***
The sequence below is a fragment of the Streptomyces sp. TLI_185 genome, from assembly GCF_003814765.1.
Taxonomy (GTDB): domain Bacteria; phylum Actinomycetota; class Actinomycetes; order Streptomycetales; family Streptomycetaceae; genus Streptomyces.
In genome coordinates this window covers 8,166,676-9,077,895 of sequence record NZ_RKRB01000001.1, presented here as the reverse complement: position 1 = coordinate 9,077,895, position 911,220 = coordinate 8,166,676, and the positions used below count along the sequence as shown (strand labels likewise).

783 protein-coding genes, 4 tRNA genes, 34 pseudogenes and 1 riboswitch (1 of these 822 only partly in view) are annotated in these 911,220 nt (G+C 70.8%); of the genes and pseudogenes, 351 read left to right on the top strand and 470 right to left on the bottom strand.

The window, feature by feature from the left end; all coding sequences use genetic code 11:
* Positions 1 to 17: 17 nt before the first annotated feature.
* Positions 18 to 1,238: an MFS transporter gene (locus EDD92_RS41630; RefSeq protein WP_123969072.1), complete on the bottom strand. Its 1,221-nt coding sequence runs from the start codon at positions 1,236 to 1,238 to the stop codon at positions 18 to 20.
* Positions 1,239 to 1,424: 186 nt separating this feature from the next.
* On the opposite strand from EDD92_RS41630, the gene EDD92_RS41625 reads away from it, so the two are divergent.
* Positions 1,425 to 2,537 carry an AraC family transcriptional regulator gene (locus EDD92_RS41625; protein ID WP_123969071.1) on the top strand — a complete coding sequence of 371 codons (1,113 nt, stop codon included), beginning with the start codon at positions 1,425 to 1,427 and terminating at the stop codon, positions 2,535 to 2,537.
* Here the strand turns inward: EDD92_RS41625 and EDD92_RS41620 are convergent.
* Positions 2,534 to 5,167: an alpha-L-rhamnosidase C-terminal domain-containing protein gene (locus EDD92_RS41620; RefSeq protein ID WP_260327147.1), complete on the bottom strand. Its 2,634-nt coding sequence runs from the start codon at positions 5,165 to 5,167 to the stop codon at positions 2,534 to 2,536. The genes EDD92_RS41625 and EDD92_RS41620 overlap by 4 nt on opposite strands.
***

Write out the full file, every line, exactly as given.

The sequence below is a fragment of the Streptomyces sp. TLI_185 genome, from assembly GCF_003814765.1.
Taxonomy (GTDB): domain Bacteria; phylum Actinomycetota; class Actinomycetes; order Streptomycetales; family Streptomycetaceae; genus Streptomyces.
In genome coordinates this window covers 8,166,676-9,077,895 of sequence record NZ_RKRB01000001.1, presented here as the reverse complement: position 1 = coordinate 9,077,895, position 911,220 = coordinate 8,166,676, and the positions used below count along the sequence as shown (strand labels likewise).

783 protein-coding genes, 4 tRNA genes, 34 pseudogenes and 1 riboswitch (1 of these 822 only partly in view) are annotated in these 911,220 nt (G+C 70.8%); of the genes and pseudogenes, 351 read left to right on the top strand and 470 right to left on the bottom strand.

The window, feature by feature from the left end; all coding sequences use genetic code 11:
* Positions 1 to 17: 17 nt before the first annotated feature.
* Positions 18 to 1,238: an MFS transporter gene (locus EDD92_RS41630; RefSeq protein WP_123969072.1), complete on the bottom strand. Its 1,221-nt coding sequence runs from the start codon at positions 1,236 to 1,238 to the stop codon at positions 18 to 20.
* Positions 1,239 to 1,424: 186 nt separating this feature from the next.
* On the opposite strand from EDD92_RS41630, the gene EDD92_RS41625 reads away from it, so the two are divergent.
* Positions 1,425 to 2,537 carry an AraC family transcriptional regulator gene (locus EDD92_RS41625; protein ID WP_123969071.1) on the top strand — a complete coding sequence of 371 codons (1,113 nt, stop codon included), beginning with the start codon at positions 1,425 to 1,427 and terminating at the stop codon, positions 2,535 to 2,537.
* Here the strand turns inward: EDD92_RS41625 and EDD92_RS41620 are convergent.
* Positions 2,534 to 5,167: an alpha-L-rhamnosidase C-terminal domain-containing protein gene (locus EDD92_RS41620; RefSeq protein ID WP_260327147.1), complete on the bottom strand. Its 2,634-nt coding sequence runs from the start codon at positions 5,165 to 5,167 to the stop codon at positions 2,534 to 2,536. The genes EDD92_RS41625 and EDD92_RS41620 overlap by 4 nt on opposite strands.